• It will be no more than 4m in height and within 2m of the property boundary and no more than 6m deep if single storey or 3m for two a two-storey extension. (For a larger 6m deep extension you will need prior approval)
  • The volume will not be increased by more than 10% or 50m³ (whichever is greater up to a maximum of 115m³)
  • The house is not listed or in a conservation area

Do I need a Party Wall Agreement for a terrace house extension?

Given how close to the boundaries that new additions are typically built when extending a terrace, it's likely you'll need to comply with the Party Wall Act. This concerns walls that you share with adjacent houses. 

The Party Wall Act was introduced in England and Wales to pre-empt any disagreements between neighbours regarding certain building works — and sets out a clear process should a structural issue arise.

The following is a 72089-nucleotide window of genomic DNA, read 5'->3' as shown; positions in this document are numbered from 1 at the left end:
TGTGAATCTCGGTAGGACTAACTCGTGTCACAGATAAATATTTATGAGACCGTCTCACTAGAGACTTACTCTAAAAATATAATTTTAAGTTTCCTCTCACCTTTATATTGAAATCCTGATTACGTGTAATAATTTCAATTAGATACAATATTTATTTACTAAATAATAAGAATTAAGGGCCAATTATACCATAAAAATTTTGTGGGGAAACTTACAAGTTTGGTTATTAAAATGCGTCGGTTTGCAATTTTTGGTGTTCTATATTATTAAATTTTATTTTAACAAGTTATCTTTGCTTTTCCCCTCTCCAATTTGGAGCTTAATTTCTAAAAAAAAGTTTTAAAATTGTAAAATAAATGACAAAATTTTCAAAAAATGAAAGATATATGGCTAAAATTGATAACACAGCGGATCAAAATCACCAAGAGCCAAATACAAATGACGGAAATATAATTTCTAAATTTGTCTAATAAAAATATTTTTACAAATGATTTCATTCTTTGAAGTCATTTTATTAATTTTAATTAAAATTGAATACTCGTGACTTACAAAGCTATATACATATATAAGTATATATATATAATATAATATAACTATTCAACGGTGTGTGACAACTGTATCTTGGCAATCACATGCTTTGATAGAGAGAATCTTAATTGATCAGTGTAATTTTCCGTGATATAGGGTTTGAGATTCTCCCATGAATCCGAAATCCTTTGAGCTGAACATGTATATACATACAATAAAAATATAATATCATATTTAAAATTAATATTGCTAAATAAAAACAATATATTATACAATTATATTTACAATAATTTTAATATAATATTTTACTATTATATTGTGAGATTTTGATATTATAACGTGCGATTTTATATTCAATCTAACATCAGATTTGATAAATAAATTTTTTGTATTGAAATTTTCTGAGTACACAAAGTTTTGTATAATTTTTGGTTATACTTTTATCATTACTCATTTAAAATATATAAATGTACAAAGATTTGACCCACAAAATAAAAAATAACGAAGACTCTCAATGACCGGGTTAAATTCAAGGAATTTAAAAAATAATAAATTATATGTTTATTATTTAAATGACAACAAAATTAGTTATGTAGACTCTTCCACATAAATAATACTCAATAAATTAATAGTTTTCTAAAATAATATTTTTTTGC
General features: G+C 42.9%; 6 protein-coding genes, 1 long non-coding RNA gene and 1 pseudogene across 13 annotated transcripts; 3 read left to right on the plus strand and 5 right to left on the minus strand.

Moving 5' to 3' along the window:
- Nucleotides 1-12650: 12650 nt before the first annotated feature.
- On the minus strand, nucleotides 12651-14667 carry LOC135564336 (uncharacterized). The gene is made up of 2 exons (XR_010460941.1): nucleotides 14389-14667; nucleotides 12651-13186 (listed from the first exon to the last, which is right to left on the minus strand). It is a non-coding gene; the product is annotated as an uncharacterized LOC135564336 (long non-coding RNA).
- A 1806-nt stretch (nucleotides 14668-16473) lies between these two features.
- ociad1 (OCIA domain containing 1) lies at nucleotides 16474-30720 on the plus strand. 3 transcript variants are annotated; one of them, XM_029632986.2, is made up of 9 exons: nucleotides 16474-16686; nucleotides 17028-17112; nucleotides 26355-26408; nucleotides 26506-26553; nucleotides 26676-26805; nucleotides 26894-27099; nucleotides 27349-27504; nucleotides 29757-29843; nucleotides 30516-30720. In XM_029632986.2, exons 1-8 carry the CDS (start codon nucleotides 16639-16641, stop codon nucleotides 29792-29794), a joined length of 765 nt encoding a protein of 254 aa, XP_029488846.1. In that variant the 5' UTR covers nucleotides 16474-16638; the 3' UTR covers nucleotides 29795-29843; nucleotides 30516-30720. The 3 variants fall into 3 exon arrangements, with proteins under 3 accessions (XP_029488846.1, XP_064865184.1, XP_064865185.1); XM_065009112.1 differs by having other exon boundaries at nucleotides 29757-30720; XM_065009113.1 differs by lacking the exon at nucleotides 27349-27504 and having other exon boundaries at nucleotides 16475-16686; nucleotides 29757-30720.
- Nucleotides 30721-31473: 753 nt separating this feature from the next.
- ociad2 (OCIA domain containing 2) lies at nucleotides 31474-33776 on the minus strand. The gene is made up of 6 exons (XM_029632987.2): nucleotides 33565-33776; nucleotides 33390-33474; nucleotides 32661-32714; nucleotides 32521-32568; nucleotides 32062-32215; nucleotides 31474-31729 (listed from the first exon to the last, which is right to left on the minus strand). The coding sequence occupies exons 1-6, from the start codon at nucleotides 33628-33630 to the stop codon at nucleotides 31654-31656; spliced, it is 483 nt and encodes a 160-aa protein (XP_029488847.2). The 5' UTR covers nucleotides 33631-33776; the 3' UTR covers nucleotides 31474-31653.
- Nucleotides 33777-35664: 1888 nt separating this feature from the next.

You'll need to comply with the Party Wall Act if:

  • If your extension will be up to the boundary of a neighbour’s property or on or up to a neighbour’s wall, you will need to pay attention to the Party Wall Act
  • If the foundations for your new extension are deeper than that of the neighbouring home and within a certain proximity.

What is a side return extension?

Side return extensions offer the perfect way to increase the footprint of terrace houses without stealing valuable, usable garden space. 

Side return extensions basically use the narrow space commonly found in between terrace properties and the boundary with the neighbouring house. These side return areas are usually nothing more than dark and wasted spaces and incorporating them into the footprint of the house can often completely transform the layout. 

In the case of terrace houses, side returns often make it possible to do away with an existing small, separate kitchen by squaring off the floorplan to create a larger kitchen dining room with a good connection to the garden.

Using plenty of glass, perhaps for a glazed ceiling on your extension, or with new patio doors, will ensure any previously dark spaces instantly feel light and airy.